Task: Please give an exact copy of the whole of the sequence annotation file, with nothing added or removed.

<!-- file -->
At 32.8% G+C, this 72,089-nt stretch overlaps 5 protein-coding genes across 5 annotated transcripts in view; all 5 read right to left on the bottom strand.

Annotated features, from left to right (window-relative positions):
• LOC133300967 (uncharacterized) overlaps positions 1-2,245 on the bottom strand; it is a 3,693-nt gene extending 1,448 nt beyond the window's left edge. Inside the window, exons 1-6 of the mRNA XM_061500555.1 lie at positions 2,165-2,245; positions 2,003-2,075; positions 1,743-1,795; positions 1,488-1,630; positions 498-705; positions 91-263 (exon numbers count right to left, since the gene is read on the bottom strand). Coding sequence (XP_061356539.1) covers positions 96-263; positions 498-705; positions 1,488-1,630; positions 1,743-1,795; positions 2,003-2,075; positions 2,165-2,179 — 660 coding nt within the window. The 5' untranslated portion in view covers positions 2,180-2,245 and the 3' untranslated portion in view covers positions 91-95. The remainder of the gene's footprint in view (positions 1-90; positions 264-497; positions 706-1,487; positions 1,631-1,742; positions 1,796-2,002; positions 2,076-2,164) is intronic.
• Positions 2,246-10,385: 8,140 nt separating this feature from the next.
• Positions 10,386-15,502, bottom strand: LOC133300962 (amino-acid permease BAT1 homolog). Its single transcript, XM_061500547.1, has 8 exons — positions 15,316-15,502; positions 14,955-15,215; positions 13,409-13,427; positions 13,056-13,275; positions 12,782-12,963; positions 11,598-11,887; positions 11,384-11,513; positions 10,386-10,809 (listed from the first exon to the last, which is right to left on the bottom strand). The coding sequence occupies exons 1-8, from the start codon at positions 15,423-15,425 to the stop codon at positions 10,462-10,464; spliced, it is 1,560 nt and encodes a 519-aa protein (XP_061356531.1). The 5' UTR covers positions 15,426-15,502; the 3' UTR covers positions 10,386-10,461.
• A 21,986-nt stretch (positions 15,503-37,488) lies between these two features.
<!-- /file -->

At 32.8% G+C, this 72,089-nt stretch overlaps 5 protein-coding genes across 5 annotated transcripts in view; all 5 read right to left on the bottom strand.

Annotated features, from left to right (window-relative positions):
• LOC133300967 (uncharacterized) overlaps positions 1-2,245 on the bottom strand; it is a 3,693-nt gene extending 1,448 nt beyond the window's left edge. Inside the window, exons 1-6 of the mRNA XM_061500555.1 lie at positions 2,165-2,245; positions 2,003-2,075; positions 1,743-1,795; positions 1,488-1,630; positions 498-705; positions 91-263 (exon numbers count right to left, since the gene is read on the bottom strand). Coding sequence (XP_061356539.1) covers positions 96-263; positions 498-705; positions 1,488-1,630; positions 1,743-1,795; positions 2,003-2,075; positions 2,165-2,179 — 660 coding nt within the window. The 5' untranslated portion in view covers positions 2,180-2,245 and the 3' untranslated portion in view covers positions 91-95. The remainder of the gene's footprint in view (positions 1-90; positions 264-497; positions 706-1,487; positions 1,631-1,742; positions 1,796-2,002; positions 2,076-2,164) is intronic.
• Positions 2,246-10,385: 8,140 nt separating this feature from the next.
• Positions 10,386-15,502, bottom strand: LOC133300962 (amino-acid permease BAT1 homolog). Its single transcript, XM_061500547.1, has 8 exons — positions 15,316-15,502; positions 14,955-15,215; positions 13,409-13,427; positions 13,056-13,275; positions 12,782-12,963; positions 11,598-11,887; positions 11,384-11,513; positions 10,386-10,809 (listed from the first exon to the last, which is right to left on the bottom strand). The coding sequence occupies exons 1-8, from the start codon at positions 15,423-15,425 to the stop codon at positions 10,462-10,464; spliced, it is 1,560 nt and encodes a 519-aa protein (XP_061356531.1). The 5' UTR covers positions 15,426-15,502; the 3' UTR covers positions 10,386-10,461.
• A 21,986-nt stretch (positions 15,503-37,488) lies between these two features.